Japan has always been a mystery to me, so the smallest things that come out of it seem like such enlightenment, but here it goes:
In the United States, online news is divided into a few categories: portal news (AP headlines and a lot of sensational stories on Yahoo or MSN landing pages), online-only news (Drudge Report, Google News, Digg to some extent), and then there's the established media (CNN, NY Times, etc.). Blogging has started disseminating more diffuse sources, and a very small number of blogs do their own actual reporting (as opposed to meta-reporting and commentary).
In Japan, however, which has very high rates of newspaper readership, the print media was still very dominant, and five national newspaper set the tone of the news. In a Christian Science Monitor article, the author talks about the rise of "citizen journalists" who report exclusively for websites, and who often work for free and are not professional reporters. The stereotype of the citizen journalist is in direct opposition with the mainstream journalist, who must belong to a press club, and whose sources are very controlled. Mainstream journalists, some say, rely too much on the government, which isn't surprising given the corporatist leanings of Japan.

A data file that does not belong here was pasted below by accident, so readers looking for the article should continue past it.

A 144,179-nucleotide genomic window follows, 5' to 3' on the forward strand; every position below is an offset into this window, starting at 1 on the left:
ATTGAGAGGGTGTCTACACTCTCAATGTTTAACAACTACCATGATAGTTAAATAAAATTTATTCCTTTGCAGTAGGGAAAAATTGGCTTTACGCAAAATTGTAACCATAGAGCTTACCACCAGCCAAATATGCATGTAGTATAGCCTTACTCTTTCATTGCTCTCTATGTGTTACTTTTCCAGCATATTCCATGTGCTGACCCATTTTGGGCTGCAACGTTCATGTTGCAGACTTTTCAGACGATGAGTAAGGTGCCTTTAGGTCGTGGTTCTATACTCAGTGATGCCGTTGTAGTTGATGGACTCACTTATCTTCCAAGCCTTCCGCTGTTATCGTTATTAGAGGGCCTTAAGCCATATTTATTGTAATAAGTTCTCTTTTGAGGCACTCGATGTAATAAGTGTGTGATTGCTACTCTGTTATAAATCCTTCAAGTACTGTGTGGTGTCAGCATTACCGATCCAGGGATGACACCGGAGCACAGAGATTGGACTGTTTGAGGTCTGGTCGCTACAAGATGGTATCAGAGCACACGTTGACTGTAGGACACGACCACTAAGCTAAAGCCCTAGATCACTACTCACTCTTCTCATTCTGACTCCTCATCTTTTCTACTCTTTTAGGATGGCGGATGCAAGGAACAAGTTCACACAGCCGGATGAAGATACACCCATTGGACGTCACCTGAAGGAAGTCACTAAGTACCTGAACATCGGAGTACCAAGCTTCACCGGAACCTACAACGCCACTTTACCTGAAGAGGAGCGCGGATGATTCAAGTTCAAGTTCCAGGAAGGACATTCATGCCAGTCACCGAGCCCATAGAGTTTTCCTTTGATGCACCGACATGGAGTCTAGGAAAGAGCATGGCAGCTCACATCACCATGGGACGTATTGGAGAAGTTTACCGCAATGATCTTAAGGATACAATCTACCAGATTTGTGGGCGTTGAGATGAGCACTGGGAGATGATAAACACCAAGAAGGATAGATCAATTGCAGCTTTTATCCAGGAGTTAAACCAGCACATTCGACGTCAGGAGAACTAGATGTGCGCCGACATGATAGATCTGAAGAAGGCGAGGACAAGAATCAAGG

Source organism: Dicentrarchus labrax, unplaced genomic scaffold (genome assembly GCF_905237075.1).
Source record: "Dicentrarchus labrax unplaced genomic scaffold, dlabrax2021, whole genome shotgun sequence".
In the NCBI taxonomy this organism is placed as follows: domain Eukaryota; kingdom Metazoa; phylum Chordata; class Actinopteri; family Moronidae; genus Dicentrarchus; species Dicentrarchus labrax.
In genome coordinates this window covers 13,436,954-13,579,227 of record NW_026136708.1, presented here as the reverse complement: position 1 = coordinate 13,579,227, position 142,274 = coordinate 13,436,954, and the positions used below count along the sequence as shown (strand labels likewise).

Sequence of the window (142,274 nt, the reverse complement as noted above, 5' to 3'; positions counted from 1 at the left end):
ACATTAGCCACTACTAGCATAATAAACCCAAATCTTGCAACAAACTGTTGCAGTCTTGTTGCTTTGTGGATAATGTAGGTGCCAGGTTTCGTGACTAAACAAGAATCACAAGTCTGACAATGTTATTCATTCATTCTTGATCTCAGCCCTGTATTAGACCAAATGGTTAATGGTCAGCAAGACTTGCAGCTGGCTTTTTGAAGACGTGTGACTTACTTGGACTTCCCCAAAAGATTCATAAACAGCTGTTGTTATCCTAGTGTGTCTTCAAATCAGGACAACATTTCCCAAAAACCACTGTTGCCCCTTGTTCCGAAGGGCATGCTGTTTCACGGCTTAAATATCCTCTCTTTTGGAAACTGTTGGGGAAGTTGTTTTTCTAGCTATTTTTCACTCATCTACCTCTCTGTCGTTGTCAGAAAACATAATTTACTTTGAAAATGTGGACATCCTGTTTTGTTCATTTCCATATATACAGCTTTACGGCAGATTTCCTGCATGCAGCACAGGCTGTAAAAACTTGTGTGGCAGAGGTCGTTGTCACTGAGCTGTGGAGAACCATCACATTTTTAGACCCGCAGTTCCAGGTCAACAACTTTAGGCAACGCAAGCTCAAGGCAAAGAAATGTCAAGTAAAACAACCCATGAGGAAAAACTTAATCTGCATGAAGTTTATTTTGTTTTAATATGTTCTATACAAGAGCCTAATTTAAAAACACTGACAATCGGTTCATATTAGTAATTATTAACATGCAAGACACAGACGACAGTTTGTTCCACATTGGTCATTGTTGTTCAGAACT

The article doesn't go into detail about the types of reporting that citizen journalists do, and I can't read Japanese so I can't really figure out for myself. The examples of reporting cited seem slightly sensationalistic (rapes, homelessness, labor rights) – these are important as news, but it's also important to have more comprehensive reporting, or reporting that taps into high-level sources and discusses the government. Of course, that's also the kind of reporting it's difficult to do if a) most of your reporters aren't paid and b) you don't have any sources in government or the upper echelons of business.